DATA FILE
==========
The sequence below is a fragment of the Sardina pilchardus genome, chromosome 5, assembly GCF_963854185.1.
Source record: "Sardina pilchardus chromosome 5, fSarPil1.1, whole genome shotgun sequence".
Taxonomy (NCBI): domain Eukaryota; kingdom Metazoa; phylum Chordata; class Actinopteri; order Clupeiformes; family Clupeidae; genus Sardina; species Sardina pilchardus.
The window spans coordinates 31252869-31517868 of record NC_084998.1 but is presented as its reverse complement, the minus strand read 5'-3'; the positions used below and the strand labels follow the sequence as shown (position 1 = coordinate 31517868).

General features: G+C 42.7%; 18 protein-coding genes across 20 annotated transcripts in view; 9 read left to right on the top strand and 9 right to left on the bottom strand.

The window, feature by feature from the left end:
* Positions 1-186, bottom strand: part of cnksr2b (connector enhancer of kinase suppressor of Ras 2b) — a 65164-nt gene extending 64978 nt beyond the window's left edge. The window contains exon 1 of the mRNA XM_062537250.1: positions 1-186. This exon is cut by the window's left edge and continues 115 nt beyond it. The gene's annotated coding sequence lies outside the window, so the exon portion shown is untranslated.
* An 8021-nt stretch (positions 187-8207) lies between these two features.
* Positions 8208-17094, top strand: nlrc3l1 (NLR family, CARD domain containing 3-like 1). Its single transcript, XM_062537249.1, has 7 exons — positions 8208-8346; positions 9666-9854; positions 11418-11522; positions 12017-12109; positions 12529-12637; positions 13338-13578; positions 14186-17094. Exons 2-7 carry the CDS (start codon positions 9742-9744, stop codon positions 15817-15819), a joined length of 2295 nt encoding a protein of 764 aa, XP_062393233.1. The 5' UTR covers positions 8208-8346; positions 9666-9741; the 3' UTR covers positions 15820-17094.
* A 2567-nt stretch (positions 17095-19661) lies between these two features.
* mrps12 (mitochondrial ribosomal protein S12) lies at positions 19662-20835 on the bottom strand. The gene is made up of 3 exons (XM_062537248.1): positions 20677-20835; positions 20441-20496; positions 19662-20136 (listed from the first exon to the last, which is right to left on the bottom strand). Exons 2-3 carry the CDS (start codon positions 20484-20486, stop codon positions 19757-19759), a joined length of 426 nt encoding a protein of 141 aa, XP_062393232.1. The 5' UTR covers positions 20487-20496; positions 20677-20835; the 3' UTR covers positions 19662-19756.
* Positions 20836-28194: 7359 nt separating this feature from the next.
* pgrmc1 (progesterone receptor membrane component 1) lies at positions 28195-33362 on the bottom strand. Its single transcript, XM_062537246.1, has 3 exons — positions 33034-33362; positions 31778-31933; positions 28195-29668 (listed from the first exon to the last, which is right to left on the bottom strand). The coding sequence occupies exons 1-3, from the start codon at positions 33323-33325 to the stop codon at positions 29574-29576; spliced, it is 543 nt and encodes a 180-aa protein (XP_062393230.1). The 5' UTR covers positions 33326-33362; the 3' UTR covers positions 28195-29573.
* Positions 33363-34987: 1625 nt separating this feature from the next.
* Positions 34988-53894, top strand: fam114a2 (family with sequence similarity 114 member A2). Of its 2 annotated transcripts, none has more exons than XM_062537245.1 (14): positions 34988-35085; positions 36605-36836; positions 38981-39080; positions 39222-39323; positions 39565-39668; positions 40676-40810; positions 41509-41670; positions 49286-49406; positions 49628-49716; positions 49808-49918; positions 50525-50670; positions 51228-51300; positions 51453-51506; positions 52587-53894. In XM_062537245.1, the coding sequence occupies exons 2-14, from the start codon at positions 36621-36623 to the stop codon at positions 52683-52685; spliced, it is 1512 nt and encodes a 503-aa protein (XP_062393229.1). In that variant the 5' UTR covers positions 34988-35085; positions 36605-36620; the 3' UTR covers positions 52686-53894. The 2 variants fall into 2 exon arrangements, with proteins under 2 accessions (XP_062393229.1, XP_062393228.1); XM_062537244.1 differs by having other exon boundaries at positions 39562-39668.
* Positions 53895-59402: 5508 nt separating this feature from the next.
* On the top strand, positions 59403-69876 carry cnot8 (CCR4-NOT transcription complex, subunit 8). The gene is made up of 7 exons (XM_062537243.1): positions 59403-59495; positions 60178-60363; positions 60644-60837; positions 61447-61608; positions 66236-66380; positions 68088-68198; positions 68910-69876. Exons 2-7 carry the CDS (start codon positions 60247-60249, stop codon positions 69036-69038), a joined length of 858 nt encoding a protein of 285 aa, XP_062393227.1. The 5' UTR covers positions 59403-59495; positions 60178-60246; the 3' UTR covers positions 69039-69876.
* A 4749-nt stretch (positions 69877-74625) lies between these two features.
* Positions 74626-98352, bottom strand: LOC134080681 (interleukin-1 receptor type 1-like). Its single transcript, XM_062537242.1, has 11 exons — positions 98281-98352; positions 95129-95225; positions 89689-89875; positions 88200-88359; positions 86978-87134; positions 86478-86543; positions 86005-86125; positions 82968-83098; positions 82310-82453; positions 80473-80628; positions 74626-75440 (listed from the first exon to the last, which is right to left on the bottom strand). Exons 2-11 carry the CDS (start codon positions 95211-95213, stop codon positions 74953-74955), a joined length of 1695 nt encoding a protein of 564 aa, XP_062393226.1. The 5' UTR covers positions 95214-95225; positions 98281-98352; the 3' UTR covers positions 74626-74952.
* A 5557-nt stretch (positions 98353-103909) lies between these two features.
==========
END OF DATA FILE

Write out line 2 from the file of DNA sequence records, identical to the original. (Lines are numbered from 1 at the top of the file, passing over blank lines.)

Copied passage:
Source record: "Sardina pilchardus chromosome 5, fSarPil1.1, whole genome shotgun sequence".